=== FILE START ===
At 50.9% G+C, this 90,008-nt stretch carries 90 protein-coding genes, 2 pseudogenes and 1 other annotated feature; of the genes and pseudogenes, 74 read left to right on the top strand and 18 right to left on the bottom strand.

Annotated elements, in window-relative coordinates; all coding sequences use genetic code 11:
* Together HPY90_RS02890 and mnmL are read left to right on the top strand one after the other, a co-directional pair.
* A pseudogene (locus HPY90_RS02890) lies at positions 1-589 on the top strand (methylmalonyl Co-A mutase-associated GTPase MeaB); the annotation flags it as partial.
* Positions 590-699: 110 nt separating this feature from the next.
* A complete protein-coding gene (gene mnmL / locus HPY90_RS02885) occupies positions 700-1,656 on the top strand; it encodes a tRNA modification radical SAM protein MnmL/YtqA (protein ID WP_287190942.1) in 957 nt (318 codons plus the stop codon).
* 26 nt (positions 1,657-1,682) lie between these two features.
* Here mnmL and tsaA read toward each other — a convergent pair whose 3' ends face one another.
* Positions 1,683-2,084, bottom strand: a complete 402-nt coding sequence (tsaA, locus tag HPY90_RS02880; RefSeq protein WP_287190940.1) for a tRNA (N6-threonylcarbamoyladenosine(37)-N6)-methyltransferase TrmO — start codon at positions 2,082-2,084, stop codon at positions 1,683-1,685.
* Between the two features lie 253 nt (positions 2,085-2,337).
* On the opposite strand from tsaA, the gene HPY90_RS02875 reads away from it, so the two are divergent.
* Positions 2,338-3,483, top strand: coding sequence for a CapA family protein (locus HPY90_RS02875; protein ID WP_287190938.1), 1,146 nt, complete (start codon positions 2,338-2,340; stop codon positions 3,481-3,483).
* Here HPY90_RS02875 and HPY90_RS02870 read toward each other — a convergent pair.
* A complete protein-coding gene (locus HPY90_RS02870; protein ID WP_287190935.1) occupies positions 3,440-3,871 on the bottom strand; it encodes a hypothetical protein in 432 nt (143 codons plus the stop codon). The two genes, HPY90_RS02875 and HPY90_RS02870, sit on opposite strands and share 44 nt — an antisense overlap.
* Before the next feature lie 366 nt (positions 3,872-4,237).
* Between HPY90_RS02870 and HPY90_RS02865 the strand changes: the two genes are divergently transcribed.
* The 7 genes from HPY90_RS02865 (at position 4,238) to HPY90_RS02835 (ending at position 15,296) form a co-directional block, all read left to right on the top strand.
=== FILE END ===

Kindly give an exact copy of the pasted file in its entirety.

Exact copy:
At 50.9% G+C, this 90,008-nt stretch carries 90 protein-coding genes, 2 pseudogenes and 1 other annotated feature; of the genes and pseudogenes, 74 read left to right on the top strand and 18 right to left on the bottom strand.

Annotated elements, in window-relative coordinates; all coding sequences use genetic code 11:
* Together HPY90_RS02890 and mnmL are read left to right on the top strand one after the other, a co-directional pair.
* A pseudogene (locus HPY90_RS02890) lies at positions 1-589 on the top strand (methylmalonyl Co-A mutase-associated GTPase MeaB); the annotation flags it as partial.
* Positions 590-699: 110 nt separating this feature from the next.
* A complete protein-coding gene (gene mnmL / locus HPY90_RS02885) occupies positions 700-1,656 on the top strand; it encodes a tRNA modification radical SAM protein MnmL/YtqA (protein ID WP_287190942.1) in 957 nt (318 codons plus the stop codon).
* 26 nt (positions 1,657-1,682) lie between these two features.
* Here mnmL and tsaA read toward each other — a convergent pair whose 3' ends face one another.
* Positions 1,683-2,084, bottom strand: a complete 402-nt coding sequence (tsaA, locus tag HPY90_RS02880; RefSeq protein WP_287190940.1) for a tRNA (N6-threonylcarbamoyladenosine(37)-N6)-methyltransferase TrmO — start codon at positions 2,082-2,084, stop codon at positions 1,683-1,685.
* Between the two features lie 253 nt (positions 2,085-2,337).
* On the opposite strand from tsaA, the gene HPY90_RS02875 reads away from it, so the two are divergent.
* Positions 2,338-3,483, top strand: coding sequence for a CapA family protein (locus HPY90_RS02875; protein ID WP_287190938.1), 1,146 nt, complete (start codon positions 2,338-2,340; stop codon positions 3,481-3,483).
* Here HPY90_RS02875 and HPY90_RS02870 read toward each other — a convergent pair.
* A complete protein-coding gene (locus HPY90_RS02870; protein ID WP_287190935.1) occupies positions 3,440-3,871 on the bottom strand; it encodes a hypothetical protein in 432 nt (143 codons plus the stop codon). The two genes, HPY90_RS02875 and HPY90_RS02870, sit on opposite strands and share 44 nt — an antisense overlap.
* Before the next feature lie 366 nt (positions 3,872-4,237).
* Between HPY90_RS02870 and HPY90_RS02865 the strand changes: the two genes are divergently transcribed.
* The 7 genes from HPY90_RS02865 (at position 4,238) to HPY90_RS02835 (ending at position 15,296) form a co-directional block, all read left to right on the top strand.